Wire Clears Pin When a can contacts wire 30', pin 40 is cleared, applying a positive current to the base of Q1 through R11 and hence causing Q1 (which was cut off) to become conductive. The voltage at the collector of Q1 drops almost to ground potential, lowering the base bias to Q2, Q3 and Q5 via R9, R10 and RNA, rendering these transistors nonconductive With Q3 cut off, the anode of SCR-l is no longer grounded, and anode voltage is applied to SCR-l via R13. However, the unijunction 04 has not yet fired, and hence no injector voltage has been applied from base B1 of the unijunction Q4 to SCR- l, and the latter continues to remain nonconductive. Nevertheless, since Q2 was cut off when the wire 30 left the pin 40, CI is now charging toward the +30 volt supply, the charge rate being determined by the setting of R1.

Can Not Underweight Wire Clears Pin If the can being measured is not underweight the following sequence takes place: Cl continues to charge until the voltage across Cl reaches the peak-point or firing voltage of the unijunction transistor Q4. Q4 fires, partially discharging the timing capacitor C 1 through its base Bl resistor R4, thereby generating a positive pulse of voltage across its base Bl resistor R4. This positive pulse is coupled via an RC network R15, C3 to the gate or injector of SCR-l, causing it to fire through its grounded cathode. When SCR-l conducts to ground, its anode voltage drops to near ground potential but SCR-l remains conducting because R13 supplies enough current from the +30 volt source to the anode of SCR-l to hold it in its conductive condition.

The R1, Cl timing circuit is adjusted so that a wire deflection time'long enough to charge Cl sufficiently to trigger the unijunction Q4 (as just described) represents a deflection time which can be translated into a can that is at least at weight". Hence the underweight reject circuit should be disabled before the wire retouches the pin. To accomplish this, the anode of SCR-l is connected via a diode D1 and a current limiting resistor R5 to the timing capacitor C1. With SCR-l conducting, this circuit discharges C1 to near ground potential, this circuit discharges C1 to near ground potential. There can now be no underweight reject pulse.

The timing capacitor CZirI the overweight reject circuit has not had time to charge to a reject voltage.

Wire Returns To Pin Soon after C1 has been discharged by SCR-l, (can at least at weight) the wire retouches the pin as the can under'measurement bounces away from wire. The base of O1 is now regrounded, cutting off Ql and with Q1 cutoff the collector of 01 again becomes positive through R12 and Q2, Q3 and OS are again returned to their conductive state. Q2 now discharges C1 to ground via its emitter current limiting resistor R3, but since there was very little charge left on C1 (due to the drain through D1 and R5 by SCR-l )very little voltage is developed across the emitter resistorR3 of Q2. Although the small pulse across R3 is passed on to'diode D2 of the OR gate, the pulse does not develop enough voltage across R7 of that gate to trigger the reject rectifier SCR-2. No underweight reject can occur.

When the reset transistor Q3 was again made conductive by the wire returning to the pin at the end of the measuring interval, Q3 again grounded the anode of SCR-l (25) and caused SCR-ll to extinguish, resetting the entire circuit and preparing it for the next measurement.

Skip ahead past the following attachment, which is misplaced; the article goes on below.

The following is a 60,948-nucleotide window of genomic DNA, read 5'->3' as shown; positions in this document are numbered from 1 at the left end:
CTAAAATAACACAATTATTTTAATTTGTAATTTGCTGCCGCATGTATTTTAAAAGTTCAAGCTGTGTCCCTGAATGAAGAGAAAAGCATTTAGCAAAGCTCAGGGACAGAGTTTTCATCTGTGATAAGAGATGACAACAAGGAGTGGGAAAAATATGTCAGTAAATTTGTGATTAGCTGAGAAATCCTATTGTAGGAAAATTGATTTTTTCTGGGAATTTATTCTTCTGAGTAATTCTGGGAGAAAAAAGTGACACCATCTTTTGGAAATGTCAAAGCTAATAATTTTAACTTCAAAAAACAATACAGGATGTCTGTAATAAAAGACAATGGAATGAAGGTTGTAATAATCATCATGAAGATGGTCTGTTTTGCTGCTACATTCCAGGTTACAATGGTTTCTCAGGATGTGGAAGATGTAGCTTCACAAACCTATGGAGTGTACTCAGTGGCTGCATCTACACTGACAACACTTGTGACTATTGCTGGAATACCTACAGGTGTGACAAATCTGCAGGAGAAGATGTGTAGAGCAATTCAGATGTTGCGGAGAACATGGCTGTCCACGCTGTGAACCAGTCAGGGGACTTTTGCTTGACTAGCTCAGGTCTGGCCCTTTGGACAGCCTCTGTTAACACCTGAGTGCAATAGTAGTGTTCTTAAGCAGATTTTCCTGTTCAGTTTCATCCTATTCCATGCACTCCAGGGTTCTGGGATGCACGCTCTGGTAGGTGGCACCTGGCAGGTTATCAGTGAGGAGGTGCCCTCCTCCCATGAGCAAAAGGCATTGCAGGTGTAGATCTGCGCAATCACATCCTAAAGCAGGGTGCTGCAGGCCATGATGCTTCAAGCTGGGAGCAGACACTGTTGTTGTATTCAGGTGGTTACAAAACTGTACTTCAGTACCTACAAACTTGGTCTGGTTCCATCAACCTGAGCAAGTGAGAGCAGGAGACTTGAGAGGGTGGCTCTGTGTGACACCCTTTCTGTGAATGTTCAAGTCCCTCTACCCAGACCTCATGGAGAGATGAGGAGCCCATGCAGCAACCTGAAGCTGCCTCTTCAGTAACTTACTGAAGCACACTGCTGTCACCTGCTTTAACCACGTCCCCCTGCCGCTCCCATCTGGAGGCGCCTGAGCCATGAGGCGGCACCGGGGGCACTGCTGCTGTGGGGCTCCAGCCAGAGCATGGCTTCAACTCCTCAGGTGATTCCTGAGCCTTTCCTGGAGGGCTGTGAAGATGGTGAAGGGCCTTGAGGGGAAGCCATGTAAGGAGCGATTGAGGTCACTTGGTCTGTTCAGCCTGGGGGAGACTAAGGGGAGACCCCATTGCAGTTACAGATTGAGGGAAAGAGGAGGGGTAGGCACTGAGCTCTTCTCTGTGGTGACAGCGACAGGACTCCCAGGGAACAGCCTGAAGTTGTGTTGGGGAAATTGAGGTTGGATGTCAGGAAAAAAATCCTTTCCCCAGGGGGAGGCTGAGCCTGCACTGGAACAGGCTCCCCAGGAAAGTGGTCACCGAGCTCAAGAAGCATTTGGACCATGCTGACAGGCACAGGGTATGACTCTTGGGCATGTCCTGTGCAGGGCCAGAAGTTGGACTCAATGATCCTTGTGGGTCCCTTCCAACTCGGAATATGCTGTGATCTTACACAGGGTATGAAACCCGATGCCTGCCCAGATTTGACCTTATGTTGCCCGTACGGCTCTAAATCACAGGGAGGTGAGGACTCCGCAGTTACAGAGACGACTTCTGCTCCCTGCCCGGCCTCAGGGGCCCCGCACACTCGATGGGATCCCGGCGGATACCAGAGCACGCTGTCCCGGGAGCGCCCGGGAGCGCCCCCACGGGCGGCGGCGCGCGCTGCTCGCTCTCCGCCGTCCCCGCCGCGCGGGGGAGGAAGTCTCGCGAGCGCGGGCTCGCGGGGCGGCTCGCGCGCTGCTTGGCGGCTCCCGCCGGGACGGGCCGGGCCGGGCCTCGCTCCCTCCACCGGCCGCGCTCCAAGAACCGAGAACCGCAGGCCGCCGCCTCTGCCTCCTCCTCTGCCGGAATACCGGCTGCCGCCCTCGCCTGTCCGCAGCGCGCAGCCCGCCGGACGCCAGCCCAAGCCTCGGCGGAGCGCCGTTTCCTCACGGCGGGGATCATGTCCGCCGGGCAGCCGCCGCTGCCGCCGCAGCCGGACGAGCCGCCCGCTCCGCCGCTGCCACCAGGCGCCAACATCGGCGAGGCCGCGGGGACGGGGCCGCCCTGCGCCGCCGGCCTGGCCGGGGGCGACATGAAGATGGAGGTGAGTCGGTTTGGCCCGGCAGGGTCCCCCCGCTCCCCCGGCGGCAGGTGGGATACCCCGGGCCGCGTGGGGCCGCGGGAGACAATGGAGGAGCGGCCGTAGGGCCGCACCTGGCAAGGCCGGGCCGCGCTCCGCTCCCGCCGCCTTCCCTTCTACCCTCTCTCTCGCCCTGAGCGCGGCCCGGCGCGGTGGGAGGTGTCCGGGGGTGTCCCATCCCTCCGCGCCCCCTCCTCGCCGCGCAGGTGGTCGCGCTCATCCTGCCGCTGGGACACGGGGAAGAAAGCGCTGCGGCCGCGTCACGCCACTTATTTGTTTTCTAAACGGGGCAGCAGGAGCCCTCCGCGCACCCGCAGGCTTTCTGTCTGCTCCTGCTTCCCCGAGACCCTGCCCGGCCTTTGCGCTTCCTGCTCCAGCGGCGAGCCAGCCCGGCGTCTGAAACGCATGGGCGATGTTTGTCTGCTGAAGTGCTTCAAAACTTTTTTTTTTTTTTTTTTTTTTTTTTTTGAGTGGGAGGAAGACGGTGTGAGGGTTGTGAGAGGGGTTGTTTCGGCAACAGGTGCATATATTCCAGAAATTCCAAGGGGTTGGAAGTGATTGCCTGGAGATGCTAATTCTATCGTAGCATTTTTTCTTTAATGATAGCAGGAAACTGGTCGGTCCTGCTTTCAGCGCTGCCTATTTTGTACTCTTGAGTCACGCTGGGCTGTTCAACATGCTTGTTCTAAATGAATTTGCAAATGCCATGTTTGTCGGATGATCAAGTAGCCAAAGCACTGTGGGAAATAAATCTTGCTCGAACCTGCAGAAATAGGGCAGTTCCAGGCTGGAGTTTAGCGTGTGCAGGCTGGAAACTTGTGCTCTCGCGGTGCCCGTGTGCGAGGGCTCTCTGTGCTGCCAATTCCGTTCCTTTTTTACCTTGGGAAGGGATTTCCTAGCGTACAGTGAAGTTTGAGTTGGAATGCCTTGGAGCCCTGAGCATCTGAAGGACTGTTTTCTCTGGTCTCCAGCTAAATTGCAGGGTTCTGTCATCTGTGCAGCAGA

Thus it can be seen that when a can is .at weight, the timing capacitor C1 is discharged before the wire retouches the pin, and that no underweight reject pulse is generated. As mentioned, the overweight deflection-meauring capacitor C2 will not have charged sufficiently to produce an overweight reject pulse before the wire retouches the pin and resets it circuit.

. Underweight Can Wire Touches Pin The current condition is initially as previously described with Q); cutoff, Q2 and Q3 conducting, unijunction O4 is not firing and SCR-l not conducting. O5 in the overweight circuit is also conducting, thereby grounding the overweight timing capacitor C2. Of course the reject solenoid S is not energized at this time.

Underweight Can Reject Pulse Although the can under measurement is underweight, the

initial phases described for at weight".cans take place. The

wire leaves the pin 40 when the can drops onto the wire. Q1 again becomes conductive rendering Q2 and Q3 nonconductive. Timing capacitor C1 starts charging toward +30 volts as before. The overweight transistor O5 is also cut off by Q1 when the wire leaves the pin 40, charging'timing capacitor C2 through R2, but as will be seen, this charge is not permitted to affect the reject circuit. However, the deflection time of the wire (which decreases as the square root of the mass) is now shorter than before, so that the wire reengages the pin 40 sooner than in the caseof an at weight can. Rheostat R1 will have been adjusted so that before C1 charges through R1 to'a voltage sufficient to fire the unijunction Q4, the wire will have reengaged the pin 40. This renders Q1 nonconductive and Q2 and Q3 conductive. Q2, being conductive, will now discharge whatever charge had accumulated on C1, through its emitter resistor R3. The discharge of a substantial charge on C 1 through R3 creates a positive reject pulse across the emitter resistor R3. This positive reject pulse is passed on to the diode D2 of theOR gate, indicating that an underweight condition existed, and the reject relay SCR-2 is fired in a manner to be described.